This mechanism is based on a standard spur gear. All you need to do is make some interfacing spur gears, then cut out some of the teeth to create the indexing action.

Fusion comes with a plugin that makes it easy to create spur gears. In this step I'll go through the process and explain some of the terminology.

Caveat: I'm not an engineer, I'm generalist designer who understands the complexities of topics like this with just enough depth to make what I want to make. There are many far more capable people than me on Instructables, hopefully some of them will chime in and correct me in the likely even that I get something wrong.

Spur Gear Add-In

To make a spur gear, go to ADD-INS > Scripts & Add-Ins, then select SpurGear from the list. You'll get a popup window where you can enter parameters. This is what they mean, more or less:

I'm going to make a 2:1 gear ratio with the larger gear being the driver. That means that the smaller gear will have 2 rotations to every 1 rotation of the larger gear. The smaller gear will rotate twice as fast. Watch the video above if you want to know more about what the parameters mean.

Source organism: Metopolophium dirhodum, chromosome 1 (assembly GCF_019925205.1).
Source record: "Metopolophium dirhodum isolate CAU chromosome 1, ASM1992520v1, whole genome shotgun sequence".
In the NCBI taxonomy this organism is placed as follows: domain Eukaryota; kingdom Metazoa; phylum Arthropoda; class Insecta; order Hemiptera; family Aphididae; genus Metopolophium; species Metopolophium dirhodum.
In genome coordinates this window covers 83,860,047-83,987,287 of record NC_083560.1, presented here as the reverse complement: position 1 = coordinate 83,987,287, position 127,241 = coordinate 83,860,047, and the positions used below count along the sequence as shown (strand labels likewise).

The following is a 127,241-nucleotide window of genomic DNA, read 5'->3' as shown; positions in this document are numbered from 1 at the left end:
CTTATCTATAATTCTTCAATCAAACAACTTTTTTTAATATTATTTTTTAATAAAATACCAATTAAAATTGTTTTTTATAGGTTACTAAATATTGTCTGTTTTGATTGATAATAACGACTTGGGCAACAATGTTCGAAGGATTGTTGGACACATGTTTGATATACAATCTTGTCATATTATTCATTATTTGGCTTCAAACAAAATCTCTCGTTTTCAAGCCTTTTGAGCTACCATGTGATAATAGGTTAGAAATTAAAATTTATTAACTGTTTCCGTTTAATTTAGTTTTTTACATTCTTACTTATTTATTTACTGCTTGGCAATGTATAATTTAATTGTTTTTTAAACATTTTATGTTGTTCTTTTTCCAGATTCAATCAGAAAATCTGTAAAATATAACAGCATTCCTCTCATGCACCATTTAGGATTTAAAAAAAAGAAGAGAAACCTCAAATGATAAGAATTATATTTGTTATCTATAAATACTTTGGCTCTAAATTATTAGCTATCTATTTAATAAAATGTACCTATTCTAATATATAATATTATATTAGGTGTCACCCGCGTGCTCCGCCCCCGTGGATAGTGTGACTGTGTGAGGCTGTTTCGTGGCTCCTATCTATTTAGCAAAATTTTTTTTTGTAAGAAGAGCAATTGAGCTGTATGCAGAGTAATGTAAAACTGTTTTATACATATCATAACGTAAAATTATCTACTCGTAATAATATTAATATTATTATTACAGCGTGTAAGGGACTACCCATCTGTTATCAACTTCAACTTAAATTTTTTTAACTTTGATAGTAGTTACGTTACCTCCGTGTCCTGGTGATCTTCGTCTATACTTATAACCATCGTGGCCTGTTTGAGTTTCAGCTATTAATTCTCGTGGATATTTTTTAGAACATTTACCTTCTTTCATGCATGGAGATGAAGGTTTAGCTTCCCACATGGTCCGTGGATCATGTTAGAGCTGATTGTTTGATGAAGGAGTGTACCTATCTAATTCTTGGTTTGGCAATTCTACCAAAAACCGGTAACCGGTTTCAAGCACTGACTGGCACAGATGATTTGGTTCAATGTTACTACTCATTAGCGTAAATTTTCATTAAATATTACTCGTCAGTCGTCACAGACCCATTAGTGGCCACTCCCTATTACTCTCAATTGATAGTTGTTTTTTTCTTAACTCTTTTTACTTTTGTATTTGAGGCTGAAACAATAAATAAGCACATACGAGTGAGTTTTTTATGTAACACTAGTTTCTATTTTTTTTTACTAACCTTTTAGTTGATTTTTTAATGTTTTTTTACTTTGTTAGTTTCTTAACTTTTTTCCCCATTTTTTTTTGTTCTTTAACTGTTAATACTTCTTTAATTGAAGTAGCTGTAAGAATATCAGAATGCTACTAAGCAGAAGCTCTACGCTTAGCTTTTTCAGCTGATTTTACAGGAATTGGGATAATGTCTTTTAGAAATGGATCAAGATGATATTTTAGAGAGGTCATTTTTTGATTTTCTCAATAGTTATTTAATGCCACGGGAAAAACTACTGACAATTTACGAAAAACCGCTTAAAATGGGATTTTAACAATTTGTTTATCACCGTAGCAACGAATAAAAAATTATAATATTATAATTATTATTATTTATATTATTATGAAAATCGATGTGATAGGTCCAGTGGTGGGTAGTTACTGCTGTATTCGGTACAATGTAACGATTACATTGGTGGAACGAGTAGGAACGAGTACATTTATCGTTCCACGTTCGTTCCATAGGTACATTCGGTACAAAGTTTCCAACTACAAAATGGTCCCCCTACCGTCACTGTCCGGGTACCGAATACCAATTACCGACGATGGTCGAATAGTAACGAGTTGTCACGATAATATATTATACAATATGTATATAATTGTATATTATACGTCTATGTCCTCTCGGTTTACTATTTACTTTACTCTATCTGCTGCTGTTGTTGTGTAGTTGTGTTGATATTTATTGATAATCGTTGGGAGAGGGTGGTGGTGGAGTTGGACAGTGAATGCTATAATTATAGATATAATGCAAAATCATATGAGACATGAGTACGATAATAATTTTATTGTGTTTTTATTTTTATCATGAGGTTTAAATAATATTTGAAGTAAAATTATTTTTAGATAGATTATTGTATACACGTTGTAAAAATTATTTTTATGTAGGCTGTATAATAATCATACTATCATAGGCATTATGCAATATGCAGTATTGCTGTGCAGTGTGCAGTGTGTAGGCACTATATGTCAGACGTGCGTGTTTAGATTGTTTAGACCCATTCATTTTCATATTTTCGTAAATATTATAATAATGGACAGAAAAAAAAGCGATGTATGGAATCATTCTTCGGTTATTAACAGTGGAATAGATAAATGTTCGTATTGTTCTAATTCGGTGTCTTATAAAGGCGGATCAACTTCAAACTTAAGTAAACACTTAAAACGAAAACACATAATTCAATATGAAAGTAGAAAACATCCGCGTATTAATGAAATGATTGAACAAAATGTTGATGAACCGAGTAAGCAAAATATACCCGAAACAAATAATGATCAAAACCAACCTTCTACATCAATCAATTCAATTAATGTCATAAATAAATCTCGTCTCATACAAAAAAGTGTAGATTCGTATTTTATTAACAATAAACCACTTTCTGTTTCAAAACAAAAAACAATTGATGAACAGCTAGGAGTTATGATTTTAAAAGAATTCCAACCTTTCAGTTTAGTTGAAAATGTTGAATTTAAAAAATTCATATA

If you want to design your own gears, here's a great resource:geargenerator.comWith this browser tool, you can quickly design gear assemblies, see how they move, then copy and paste the info into Fusion to make 3d-printable gears.

The placement of the gears is simple. Just move one of them by the sum of the Pitch Radius (pitch diameter /2)of both gears. In this case, that's the (36/2)+(72/2) = 54mm. You'll know the spacing is correct because the green dashed sketch lines should be touching each other when viewed from the top.

The gears will be created in the same location with the same rotation, so to make them mesh correctly, just rotate one of the gears by a value of 360º/(Number of Teeth / 2). In this case, I rotated the 12-tooth gear by 15º.

Step 4: Turn Spur Gears Into Indexing Gears

With the gears in place, you'll have to cut out some of the teeth to get the indexing effect. I'm going to make the smaller gear do the indexing, so I draw a Sketch circle snapped to the gear's root.

I want this gear to index at 180º, so I'm going to remove two of the teeth 180º from each other (on opposite sides as shown).

Using Create > Extrude, I select these two profiles and cut all the way to the base.

Now I'll need to alter the larger gear. I create a sketch on its top face.

The circle you'll need on this gear is going to create a surface for the smaller gear to bear on while the larger one turns. This circle has to snap to the corner of one of the teeth on the sides of the gap as shown in the screenshot (you'll see why below).